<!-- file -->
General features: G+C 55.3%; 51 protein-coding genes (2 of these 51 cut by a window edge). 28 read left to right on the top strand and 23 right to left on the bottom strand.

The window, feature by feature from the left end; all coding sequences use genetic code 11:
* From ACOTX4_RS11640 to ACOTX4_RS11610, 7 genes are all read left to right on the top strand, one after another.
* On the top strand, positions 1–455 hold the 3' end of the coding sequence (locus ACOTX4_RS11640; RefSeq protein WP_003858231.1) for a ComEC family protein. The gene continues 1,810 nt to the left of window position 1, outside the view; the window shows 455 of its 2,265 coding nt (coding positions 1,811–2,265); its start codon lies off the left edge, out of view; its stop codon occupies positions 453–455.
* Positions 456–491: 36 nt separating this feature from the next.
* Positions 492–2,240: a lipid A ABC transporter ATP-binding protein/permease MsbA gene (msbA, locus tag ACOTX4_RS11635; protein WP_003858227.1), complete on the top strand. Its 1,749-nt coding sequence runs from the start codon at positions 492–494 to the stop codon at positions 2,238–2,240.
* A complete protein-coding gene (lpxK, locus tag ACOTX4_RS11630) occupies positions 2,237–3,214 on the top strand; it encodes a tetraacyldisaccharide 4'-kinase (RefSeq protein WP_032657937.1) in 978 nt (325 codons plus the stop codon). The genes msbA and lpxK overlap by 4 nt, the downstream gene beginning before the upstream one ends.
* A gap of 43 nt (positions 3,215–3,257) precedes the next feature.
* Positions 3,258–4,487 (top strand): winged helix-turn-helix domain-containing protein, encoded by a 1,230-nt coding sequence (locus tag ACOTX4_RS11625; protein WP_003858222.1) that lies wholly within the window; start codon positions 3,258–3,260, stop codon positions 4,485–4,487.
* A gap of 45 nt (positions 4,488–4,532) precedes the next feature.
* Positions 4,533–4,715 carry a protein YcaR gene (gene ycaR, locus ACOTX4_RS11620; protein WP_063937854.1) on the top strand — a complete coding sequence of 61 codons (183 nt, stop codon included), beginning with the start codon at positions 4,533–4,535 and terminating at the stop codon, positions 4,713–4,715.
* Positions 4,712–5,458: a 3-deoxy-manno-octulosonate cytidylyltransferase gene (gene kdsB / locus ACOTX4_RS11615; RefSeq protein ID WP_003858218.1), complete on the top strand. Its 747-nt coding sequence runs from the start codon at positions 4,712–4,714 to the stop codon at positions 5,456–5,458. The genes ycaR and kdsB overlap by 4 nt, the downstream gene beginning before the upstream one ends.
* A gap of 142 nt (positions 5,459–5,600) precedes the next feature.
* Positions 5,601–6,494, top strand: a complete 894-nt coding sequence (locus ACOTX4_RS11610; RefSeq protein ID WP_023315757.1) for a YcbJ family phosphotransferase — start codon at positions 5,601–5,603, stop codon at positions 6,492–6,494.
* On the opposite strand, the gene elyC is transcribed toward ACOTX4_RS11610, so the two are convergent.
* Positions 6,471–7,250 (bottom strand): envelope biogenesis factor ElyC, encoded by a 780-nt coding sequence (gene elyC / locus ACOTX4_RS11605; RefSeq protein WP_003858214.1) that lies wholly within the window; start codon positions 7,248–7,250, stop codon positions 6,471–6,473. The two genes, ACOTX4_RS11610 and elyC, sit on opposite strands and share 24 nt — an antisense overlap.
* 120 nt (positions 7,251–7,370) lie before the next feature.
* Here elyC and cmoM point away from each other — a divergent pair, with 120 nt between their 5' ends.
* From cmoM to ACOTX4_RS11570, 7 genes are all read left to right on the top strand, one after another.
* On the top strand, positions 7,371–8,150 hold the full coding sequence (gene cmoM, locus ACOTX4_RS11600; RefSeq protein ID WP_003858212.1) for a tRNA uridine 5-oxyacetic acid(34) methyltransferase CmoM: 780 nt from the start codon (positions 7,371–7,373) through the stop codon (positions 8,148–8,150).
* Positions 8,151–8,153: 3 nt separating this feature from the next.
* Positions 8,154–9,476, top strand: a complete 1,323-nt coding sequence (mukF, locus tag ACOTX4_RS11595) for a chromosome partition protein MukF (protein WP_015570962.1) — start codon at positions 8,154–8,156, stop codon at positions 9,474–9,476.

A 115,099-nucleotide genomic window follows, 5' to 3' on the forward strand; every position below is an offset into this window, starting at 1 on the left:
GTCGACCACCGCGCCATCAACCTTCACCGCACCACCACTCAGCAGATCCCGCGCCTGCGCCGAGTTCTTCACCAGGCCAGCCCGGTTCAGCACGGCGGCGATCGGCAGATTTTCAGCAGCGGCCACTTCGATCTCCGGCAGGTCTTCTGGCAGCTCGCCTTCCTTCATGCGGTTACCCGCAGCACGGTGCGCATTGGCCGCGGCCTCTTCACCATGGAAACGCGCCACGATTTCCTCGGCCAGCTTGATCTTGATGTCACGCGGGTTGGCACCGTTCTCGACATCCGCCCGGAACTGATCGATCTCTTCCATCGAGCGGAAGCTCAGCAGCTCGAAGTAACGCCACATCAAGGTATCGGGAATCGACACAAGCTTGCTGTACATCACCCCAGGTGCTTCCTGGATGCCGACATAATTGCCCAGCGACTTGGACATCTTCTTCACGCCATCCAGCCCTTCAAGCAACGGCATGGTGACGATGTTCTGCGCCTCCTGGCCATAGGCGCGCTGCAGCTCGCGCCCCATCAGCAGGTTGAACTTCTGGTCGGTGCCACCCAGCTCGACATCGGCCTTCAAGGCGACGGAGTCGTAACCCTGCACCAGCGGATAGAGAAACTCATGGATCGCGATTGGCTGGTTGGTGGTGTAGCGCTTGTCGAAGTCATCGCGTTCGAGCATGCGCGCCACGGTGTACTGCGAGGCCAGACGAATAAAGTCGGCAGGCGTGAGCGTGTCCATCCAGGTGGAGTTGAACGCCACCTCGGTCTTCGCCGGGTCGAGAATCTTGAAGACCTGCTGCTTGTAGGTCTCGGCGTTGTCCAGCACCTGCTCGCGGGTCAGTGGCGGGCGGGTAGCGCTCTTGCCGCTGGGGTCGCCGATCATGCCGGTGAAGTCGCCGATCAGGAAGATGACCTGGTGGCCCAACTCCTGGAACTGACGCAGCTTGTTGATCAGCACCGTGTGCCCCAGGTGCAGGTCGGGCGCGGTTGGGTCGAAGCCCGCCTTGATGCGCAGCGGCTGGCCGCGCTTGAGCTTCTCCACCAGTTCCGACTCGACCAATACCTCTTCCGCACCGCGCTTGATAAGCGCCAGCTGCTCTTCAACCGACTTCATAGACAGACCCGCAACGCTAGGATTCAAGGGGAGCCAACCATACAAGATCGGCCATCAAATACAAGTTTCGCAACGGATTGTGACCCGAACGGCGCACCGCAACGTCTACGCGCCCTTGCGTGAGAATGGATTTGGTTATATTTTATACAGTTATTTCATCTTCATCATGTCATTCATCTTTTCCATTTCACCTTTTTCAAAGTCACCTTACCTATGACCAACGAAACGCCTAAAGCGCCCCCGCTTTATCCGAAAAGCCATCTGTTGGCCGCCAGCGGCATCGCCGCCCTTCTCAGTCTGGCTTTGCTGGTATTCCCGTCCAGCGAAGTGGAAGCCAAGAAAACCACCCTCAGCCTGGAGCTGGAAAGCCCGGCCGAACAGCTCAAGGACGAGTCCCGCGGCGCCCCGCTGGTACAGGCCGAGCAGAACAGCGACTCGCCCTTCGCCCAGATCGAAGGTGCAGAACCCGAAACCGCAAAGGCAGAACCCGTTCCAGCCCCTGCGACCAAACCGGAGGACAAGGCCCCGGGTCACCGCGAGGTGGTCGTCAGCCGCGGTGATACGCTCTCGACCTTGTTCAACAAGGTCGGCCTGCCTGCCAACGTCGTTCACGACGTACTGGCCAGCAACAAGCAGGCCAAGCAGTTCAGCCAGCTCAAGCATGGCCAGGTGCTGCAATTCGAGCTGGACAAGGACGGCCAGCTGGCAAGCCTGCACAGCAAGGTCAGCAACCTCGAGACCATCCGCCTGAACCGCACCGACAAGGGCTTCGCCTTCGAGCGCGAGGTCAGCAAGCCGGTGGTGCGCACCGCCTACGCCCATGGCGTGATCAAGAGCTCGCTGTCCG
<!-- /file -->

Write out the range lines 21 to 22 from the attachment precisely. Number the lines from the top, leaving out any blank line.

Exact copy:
* Positions 8,151–8,153: 3 nt separating this feature from the next.
* Positions 8,154–9,476, top strand: a complete 1,323-nt coding sequence (mukF, locus tag ACOTX4_RS11595) for a chromosome partition protein MukF (protein WP_015570962.1) — start codon at positions 8,154–8,156, stop codon at positions 9,474–9,476.